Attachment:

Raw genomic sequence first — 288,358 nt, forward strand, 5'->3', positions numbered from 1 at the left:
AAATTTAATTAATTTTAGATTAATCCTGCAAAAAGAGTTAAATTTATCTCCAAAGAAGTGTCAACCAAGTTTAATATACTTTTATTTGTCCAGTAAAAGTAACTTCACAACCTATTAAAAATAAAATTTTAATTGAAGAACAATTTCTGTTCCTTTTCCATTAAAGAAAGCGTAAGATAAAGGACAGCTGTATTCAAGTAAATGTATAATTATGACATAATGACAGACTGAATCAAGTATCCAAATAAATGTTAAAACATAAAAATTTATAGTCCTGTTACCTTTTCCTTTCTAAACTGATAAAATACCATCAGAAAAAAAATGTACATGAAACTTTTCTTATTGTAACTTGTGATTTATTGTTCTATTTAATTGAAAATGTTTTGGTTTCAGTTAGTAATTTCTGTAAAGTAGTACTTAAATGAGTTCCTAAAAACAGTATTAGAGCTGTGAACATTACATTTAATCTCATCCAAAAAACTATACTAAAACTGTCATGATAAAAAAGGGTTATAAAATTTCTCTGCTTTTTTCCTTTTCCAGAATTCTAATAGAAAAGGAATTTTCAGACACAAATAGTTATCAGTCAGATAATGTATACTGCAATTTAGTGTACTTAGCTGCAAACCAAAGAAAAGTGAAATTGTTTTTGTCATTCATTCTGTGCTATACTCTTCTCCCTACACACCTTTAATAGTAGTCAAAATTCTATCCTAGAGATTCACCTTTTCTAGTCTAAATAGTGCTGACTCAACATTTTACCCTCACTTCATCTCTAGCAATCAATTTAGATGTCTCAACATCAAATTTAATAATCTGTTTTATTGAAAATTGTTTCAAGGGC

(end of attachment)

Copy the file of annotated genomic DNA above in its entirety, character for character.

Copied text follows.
Raw genomic sequence first — 288,358 nt, forward strand, 5'->3', positions numbered from 1 at the left:
AAATTTAATTAATTTTAGATTAATCCTGCAAAAAGAGTTAAATTTATCTCCAAAGAAGTGTCAACCAAGTTTAATATACTTTTATTTGTCCAGTAAAAGTAACTTCACAACCTATTAAAAATAAAATTTTAATTGAAGAACAATTTCTGTTCCTTTTCCATTAAAGAAAGCGTAAGATAAAGGACAGCTGTATTCAAGTAAATGTATAATTATGACATAATGACAGACTGAATCAAGTATCCAAATAAATGTTAAAACATAAAAATTTATAGTCCTGTTACCTTTTCCTTTCTAAACTGATAAAATACCATCAGAAAAAAAATGTACATGAAACTTTTCTTATTGTAACTTGTGATTTATTGTTCTATTTAATTGAAAATGTTTTGGTTTCAGTTAGTAATTTCTGTAAAGTAGTACTTAAATGAGTTCCTAAAAACAGTATTAGAGCTGTGAACATTACATTTAATCTCATCCAAAAAACTATACTAAAACTGTCATGATAAAAAAGGGTTATAAAATTTCTCTGCTTTTTTCCTTTTCCAGAATTCTAATAGAAAAGGAATTTTCAGACACAAATAGTTATCAGTCAGATAATGTATACTGCAATTTAGTGTACTTAGCTGCAAACCAAAGAAAAGTGAAATTGTTTTTGTCATTCATTCTGTGCTATACTCTTCTCCCTACACACCTTTAATAGTAGTCAAAATTCTATCCTAGAGATTCACCTTTTCTAGTCTAAATAGTGCTGACTCAACATTTTACCCTCACTTCATCTCTAGCAATCAATTTAGATGTCTCAACATCAAATTTAATAATCTGTTTTATTGAAAATTGTTTCAAGGGC